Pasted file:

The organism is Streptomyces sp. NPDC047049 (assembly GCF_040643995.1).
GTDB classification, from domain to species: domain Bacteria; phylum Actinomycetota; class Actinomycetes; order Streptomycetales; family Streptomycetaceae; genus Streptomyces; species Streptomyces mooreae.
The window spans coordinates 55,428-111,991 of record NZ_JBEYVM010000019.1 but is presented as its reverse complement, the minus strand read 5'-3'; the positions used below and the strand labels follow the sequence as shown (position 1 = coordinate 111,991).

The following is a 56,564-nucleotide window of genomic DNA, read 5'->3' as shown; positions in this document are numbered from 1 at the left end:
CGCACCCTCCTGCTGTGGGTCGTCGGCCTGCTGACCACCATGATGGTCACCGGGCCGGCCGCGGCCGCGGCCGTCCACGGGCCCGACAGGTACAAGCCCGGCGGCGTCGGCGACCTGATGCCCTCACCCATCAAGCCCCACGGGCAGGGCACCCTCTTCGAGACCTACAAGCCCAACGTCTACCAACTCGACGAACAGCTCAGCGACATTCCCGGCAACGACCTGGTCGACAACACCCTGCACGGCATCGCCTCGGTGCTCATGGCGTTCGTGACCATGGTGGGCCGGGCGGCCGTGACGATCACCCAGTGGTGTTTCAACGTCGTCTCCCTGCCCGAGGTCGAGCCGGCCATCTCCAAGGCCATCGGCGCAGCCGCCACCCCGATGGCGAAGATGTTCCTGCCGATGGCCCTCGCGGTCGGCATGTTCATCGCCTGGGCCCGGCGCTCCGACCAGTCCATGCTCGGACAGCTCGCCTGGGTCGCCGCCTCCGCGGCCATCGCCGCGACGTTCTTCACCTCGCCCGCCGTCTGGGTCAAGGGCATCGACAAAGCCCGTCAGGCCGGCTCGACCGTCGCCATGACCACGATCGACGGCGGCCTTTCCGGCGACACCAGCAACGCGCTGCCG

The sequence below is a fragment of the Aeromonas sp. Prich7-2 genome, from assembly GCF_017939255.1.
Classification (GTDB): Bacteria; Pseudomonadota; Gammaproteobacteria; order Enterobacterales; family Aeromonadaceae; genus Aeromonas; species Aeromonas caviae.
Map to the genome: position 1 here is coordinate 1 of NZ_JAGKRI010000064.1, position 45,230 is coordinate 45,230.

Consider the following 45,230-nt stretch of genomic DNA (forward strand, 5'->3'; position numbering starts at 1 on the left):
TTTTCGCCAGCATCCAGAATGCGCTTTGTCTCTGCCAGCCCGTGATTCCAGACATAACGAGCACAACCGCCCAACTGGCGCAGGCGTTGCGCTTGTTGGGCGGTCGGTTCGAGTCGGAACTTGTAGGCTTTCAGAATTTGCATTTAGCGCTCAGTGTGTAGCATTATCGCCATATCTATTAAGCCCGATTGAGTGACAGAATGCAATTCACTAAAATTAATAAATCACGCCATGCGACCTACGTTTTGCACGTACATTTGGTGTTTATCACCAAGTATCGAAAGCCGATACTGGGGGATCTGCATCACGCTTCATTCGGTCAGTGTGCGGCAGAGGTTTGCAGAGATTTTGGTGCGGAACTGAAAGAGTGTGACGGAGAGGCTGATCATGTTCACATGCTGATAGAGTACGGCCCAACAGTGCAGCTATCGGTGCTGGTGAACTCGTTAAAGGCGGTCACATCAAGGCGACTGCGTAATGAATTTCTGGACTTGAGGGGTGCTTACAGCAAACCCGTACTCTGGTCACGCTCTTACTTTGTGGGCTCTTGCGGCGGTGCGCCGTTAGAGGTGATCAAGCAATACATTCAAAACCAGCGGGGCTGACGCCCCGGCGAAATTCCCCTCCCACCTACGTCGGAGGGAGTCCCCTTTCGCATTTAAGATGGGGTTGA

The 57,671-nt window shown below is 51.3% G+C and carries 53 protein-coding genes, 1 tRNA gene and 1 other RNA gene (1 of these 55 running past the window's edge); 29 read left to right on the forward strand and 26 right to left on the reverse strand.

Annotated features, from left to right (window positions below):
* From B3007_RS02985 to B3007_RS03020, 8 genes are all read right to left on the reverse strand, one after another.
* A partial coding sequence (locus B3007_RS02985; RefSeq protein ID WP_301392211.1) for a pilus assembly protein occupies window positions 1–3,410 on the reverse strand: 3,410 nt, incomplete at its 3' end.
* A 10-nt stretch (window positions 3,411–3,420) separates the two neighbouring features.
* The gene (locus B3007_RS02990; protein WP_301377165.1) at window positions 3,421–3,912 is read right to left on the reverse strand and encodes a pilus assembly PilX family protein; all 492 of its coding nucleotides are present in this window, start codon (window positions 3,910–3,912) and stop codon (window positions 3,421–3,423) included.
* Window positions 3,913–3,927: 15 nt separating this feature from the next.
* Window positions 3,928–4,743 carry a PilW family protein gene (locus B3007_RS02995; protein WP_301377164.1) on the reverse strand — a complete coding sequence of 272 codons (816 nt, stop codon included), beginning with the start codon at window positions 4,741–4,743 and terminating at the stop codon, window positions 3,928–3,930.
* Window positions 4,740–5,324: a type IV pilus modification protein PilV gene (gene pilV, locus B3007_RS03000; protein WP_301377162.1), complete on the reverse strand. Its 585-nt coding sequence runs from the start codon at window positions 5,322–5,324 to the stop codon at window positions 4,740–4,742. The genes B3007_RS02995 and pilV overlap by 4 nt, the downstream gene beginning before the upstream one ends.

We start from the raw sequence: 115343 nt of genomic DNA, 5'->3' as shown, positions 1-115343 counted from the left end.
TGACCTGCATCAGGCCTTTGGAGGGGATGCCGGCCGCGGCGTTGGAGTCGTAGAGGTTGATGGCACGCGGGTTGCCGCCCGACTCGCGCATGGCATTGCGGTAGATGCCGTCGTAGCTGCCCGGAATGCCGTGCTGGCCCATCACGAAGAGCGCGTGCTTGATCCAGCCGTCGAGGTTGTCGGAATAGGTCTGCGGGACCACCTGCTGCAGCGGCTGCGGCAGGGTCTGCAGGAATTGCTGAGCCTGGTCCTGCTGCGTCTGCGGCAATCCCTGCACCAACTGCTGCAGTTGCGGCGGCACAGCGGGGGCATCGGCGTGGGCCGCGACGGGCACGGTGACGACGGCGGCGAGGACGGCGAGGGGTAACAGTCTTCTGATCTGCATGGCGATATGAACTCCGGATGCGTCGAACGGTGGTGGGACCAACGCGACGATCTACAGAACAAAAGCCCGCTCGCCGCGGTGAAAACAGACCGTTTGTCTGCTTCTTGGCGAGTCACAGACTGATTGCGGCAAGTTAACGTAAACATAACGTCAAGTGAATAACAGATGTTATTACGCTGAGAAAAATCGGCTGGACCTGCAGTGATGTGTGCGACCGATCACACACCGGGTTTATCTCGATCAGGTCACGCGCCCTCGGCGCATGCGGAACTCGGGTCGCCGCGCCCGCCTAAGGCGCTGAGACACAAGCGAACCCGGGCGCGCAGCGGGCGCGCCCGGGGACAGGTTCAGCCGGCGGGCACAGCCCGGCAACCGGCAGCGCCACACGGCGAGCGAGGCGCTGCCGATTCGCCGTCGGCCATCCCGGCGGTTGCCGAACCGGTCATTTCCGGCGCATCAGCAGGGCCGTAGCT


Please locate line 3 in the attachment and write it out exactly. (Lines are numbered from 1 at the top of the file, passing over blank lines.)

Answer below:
The window spans coordinates 55,428-111,991 of record NZ_JBEYVM010000019.1 but is presented as its reverse complement, the minus strand read 5'-3'; the positions used below and the strand labels follow the sequence as shown (position 1 = coordinate 111,991).